PRAYER – Lord God, in Your wisdom You created us, by Your Providence, You rule us. Penetrate our inmost being with Your holy light so that our way of life may always be one of faithful service and childlike trust in You. Grant that by the intercession of Our Lady of Good Deliverance, we may always follow behind Your Son and grasp His hand, to lead us to You, Through Jesus Christ our Lord with the Holy Spirit, one God, forever, amen.
Our Morning Offering – 18 July – Saturday of the Fifteenth Week in Ordinary Time and a Marian Saturday
O Mother of Jesus and my Mother By St John Henry Newman (1801-1890)
O Mother of Jesus and my Mother,
let me dwell with you, cling to you
and love you with ever-increasing love.
I promise the honour,
love and trust of a child.
Give me a mother’s protection,
for I need your watchful care.
You know better than any other
the thoughts and desires of the Sacred Heart.
Keep constantly before my mind
the same thoughts,
the same desires,
that my heart may be filled with zeal
for the interests of the Sacred Heart
of your Divine Son.
Instil in me a love of all that is noble,
that I may no longer be easily turned to selfishness.
Help me, dearest Mother,
to acquire the virtues that God wants of me,
to forget myself always,
to work solely for Him,
without fear of sacrifice.
I shall always rely on your help
to be what Jesus wants me to be.
I am His; I am yours, my good Mother!
Give me each day your holy and maternal blessing
until my last evening on earth,
when your Immaculate Heart
will present me to the heart of Jesus in heaven,
there to love and bless you
and your divine Son for all eternity.
Saint of the Day – 18 July – Our Lady of Good Deliverance, also known as the “Black Madonna of Paris.” The statue dates from the 14th century, replacing an 11th-century version. It is 150 centimeters (59 in) tall, and made from painted limestone. The Virgin wears a white veil and dark blue mantle ornamented with fleur-de-lis over a red robe.
France, known as “the Eldest Daughter of the Church” is a country rooted in Catholicism, where her love of the faith is depicted in it’s magnificent Cathedrals, literature, sacred music, artistic works of paintings, frescoes and sculptures. Prayer books contain Illuminations penned in gold leaf and plant colours and the very air holds the fragrance of religion. In France, Marian devotion runs deep in the hearts of the faithful. One of the first recorded apparitions of our Lady was at Le-Puy, France in the year 70. A Shrine at LePuy was erected and has drawn many saints and faithful throughout the centuries.
Today in France, there is still a distinct dedication to Our Lady of Good Deliverance. This devotion refers to a classic fourteenth century gothic statue of the Virgin holding the Child Jesus, both coal black in colour.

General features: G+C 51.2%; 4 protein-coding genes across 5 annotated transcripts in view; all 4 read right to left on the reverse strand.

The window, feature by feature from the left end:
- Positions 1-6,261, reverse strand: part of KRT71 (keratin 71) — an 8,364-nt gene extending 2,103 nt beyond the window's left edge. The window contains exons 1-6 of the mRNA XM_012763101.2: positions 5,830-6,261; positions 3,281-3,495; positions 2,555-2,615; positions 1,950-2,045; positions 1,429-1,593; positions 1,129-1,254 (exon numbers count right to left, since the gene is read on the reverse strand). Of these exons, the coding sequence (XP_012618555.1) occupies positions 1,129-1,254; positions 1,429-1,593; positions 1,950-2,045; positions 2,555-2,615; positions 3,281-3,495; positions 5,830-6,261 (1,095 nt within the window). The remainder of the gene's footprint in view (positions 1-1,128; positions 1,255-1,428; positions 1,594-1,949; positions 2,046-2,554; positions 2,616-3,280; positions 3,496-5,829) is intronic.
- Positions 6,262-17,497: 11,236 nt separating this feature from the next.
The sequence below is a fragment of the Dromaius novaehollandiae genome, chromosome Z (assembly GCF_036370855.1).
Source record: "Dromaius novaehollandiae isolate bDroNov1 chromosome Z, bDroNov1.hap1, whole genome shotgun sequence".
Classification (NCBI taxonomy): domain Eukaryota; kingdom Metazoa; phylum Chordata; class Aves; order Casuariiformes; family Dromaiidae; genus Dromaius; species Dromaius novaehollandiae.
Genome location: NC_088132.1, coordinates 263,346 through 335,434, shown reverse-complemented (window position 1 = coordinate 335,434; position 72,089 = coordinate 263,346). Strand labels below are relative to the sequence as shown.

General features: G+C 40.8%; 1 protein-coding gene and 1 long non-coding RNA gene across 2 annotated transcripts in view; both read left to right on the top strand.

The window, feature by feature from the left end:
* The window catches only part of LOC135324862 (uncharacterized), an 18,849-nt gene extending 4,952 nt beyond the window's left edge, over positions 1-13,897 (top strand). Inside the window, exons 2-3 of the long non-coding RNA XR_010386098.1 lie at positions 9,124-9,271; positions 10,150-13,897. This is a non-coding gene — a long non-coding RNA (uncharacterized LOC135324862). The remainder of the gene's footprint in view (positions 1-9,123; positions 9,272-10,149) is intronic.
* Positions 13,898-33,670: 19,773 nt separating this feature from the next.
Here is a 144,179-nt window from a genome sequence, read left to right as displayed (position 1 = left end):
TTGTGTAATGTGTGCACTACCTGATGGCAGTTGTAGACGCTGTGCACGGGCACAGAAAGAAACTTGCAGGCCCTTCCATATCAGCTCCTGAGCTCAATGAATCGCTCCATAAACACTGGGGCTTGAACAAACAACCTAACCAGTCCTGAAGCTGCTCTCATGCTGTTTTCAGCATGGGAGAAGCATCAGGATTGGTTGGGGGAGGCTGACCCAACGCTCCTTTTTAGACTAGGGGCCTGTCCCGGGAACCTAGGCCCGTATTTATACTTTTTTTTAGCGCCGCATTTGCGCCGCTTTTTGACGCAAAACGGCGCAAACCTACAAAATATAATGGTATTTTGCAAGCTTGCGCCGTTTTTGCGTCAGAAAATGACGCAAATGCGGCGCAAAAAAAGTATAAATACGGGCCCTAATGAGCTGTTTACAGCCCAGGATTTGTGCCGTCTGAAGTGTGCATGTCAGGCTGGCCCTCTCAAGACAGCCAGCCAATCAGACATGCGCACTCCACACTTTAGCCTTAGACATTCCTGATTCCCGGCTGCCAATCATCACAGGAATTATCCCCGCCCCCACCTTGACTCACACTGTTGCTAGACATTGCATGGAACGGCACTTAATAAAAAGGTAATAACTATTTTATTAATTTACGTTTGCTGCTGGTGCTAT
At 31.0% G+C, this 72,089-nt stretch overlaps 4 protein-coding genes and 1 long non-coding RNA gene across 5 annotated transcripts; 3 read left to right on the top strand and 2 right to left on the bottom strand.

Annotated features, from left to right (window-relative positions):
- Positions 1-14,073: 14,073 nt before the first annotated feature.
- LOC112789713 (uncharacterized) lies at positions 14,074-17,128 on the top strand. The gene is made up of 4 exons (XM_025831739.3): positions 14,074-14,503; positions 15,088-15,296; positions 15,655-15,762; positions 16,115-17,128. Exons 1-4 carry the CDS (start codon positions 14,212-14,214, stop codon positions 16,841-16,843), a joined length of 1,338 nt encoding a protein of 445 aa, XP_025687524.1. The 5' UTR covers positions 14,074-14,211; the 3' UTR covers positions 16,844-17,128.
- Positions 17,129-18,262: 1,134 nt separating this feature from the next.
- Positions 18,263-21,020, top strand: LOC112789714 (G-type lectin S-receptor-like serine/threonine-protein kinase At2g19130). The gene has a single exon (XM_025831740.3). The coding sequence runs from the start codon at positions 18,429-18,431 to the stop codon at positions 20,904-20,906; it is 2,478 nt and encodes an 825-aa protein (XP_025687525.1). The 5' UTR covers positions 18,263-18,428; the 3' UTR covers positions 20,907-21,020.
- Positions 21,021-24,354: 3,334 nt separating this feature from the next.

A Confraternity in honour of Our Lady of Good Deliverance was established in 1533 by a Priest , Fr Jean-Jacques Olier SS (1608 – 1657) (Founder of the Sulpicians – Congregation of the Holy Spirit). Fr Jean-Jacques was “greatly pious, devoted to Our Lady with strong affection, in the service of the Queen of Angels.” The Confraternity numbered thousands of members, which included aristocratic and common members alike, including the King and Queen of France, Louis XIII and Anne of Austria. The society was dedicated to honour God and his “very dignified Mother, the glorious Virgin Mary to keep a singular devotion alive in all real Christian men and women.” The group organised processions and aided prisoners, paying their debts when possible. Our Lady of Good Deliverance was invoked in all needs, tragedies and sufferings, spiritual and temporal.
Our Lady of Good Deliverance used to stand in the Church Saint-Etienne-des-Grès in the Latin Quarter but that Church was destroyed during the Revolution and all its content sold.
Madame de Carignan, a pious rich lady bought the Statue and venerated her in her private home until she was arrested during the Reign of Terror (a period of 11 months following the Revolution, which cost 20-40,000 people their lives.) In jail she used to pray to Our Lady of Good Deliverance with others who had been arrested for their faith, in particular the Sisters of St Thomas. When all of them survived and were freed in 1806, Madame gave the Black Virgin to the Sisters. The statue is still located in the Chapel of the Congregation of the Sisters of St Thomas of Villeneuve in Neuilly-sur-Seine, see below. The Sisters of St Thomas pray every day in the chapel on behalf of families, the sick, religious vocations, those who have entrusted themselves to the Virgin, and peace in the world.
Our Lady of Good Deliverance was invoked as a helper in all kinds of calamities and suffering, whether of a spiritual or material nature. She was also called upon as the Victorious One in the fight against the Huguenots and other heretics.